Obviously, this post would not be complete without talking about the wonderful mothers who let students talk them through / deliver their babies. They were extraordinarily welcoming and agreed with the nurses when it came to promoting learning. They were excited that we were helping them and getting something out of it as well. The mothers today were also the most social of any day so far. They laughed and talked with us about how they would “never again” have a child even though the midwife claimed she’d see them “on the same bed this time next year”. Also, because many women here don’t have ultrasounds before giving birth, some were happier than others about the gender of their babies. One mother was disappointed it was a girl because “I already have one of those and don’t want to try again” lol. Being the person to hand them a newborn and see their reaction as they find their own resemblance in a little one is like nothing else. Being a part of such an important moment for mother and child (their birthday!) and guiding them through an extremely scary and vulnerable time is what is so appealing to me about OB/GYN. I feel like it would never get old.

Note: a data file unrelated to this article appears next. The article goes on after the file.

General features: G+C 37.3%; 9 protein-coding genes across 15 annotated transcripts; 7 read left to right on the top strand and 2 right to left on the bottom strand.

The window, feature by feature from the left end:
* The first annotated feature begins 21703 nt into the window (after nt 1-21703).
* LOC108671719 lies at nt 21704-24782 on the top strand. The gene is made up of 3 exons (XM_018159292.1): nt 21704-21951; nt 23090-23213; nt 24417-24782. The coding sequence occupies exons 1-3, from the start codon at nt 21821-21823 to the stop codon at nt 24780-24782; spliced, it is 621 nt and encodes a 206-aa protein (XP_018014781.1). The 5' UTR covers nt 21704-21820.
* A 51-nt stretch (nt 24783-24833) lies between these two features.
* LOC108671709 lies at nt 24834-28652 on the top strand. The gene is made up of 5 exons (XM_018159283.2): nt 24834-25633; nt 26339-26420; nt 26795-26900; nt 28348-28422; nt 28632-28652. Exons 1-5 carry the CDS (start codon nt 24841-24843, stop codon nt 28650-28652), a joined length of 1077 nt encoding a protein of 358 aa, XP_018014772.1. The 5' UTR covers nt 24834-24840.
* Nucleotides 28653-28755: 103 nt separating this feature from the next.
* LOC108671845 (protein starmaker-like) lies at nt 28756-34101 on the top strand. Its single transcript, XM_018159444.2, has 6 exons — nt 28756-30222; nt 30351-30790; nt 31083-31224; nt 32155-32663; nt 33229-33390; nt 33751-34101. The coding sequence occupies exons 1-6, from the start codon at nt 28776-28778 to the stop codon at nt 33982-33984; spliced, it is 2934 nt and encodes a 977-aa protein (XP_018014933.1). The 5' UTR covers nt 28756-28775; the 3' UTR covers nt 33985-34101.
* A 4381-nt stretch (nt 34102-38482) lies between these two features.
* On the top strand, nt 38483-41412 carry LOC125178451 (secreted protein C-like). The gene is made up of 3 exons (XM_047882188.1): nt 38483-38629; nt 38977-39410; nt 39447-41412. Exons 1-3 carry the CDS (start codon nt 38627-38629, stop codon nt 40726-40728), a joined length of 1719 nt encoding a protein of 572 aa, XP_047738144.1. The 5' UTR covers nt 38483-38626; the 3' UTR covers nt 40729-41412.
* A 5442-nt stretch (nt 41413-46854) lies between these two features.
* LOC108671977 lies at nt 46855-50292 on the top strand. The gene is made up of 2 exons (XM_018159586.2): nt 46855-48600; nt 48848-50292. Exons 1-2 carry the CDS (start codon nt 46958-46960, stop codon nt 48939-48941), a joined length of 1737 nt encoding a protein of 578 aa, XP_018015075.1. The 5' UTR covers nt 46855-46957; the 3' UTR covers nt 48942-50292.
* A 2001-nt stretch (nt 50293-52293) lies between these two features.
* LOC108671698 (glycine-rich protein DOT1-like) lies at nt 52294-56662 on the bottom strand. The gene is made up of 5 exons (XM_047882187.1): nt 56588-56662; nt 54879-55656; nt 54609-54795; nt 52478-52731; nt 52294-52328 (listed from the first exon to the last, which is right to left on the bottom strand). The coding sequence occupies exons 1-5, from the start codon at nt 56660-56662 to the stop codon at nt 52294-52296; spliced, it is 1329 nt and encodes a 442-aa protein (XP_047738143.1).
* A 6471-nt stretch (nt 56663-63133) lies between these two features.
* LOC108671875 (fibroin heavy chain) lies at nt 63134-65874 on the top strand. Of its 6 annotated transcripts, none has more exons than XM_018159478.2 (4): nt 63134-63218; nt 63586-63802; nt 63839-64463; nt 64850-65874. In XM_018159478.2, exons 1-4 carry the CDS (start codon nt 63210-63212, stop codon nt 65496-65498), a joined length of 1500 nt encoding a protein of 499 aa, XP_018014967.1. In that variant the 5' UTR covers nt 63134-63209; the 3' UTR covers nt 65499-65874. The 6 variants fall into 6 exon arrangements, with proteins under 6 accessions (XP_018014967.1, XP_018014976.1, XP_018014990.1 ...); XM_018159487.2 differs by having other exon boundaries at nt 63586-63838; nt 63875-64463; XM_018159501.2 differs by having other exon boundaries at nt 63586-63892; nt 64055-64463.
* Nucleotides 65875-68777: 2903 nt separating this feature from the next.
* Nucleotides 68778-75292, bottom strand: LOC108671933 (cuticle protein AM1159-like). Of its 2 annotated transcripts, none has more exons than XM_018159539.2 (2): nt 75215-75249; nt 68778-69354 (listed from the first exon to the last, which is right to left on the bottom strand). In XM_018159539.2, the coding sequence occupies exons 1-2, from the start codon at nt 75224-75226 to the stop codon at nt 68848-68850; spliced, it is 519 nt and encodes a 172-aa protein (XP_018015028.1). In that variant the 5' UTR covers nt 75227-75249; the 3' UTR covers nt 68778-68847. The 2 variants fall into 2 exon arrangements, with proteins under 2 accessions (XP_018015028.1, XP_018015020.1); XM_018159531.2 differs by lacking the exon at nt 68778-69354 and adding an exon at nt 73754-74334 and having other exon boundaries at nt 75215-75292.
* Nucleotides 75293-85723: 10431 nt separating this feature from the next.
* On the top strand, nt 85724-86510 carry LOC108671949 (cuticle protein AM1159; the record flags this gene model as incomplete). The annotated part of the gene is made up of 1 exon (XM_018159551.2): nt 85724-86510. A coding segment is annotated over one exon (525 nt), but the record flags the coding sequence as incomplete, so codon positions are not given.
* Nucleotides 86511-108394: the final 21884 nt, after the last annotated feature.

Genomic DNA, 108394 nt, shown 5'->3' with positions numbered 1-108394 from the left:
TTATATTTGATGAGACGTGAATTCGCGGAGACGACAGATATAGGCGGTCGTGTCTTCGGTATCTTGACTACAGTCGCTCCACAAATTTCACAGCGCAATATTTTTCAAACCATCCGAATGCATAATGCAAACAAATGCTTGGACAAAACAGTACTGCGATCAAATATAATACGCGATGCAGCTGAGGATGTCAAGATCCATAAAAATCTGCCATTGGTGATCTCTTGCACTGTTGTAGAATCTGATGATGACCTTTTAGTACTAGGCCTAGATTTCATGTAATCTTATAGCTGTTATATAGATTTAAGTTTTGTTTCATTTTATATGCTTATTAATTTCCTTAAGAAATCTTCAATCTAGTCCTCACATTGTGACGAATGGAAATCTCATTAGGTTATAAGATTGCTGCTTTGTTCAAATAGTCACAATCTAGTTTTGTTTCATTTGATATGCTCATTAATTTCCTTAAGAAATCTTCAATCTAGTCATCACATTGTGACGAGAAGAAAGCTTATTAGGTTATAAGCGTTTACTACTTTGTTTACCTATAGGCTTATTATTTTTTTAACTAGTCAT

After work, I went with a group of Connectors to Bo-Kaap Kombuis in the historic (and beautiful!) neighborhood of Bo-Kaap nestled right below Lion’s Head. This restaurant offered a fantastic view and a delicious buffet-style selection of Cape Malay food. The Cape Malays are a South African ethnic group originally from the Dutch East Indies, brought to the Cape when it was settled as a Dutch colony. The menu included lots of curry, rooti, rice, and various meat pastries (samoosas). Absolutely delectable and yet another restaurant that I would highly recommend. Xhosa word of the day is “boy”, the gender one mother wanted her little girl to be: nkwenkwe.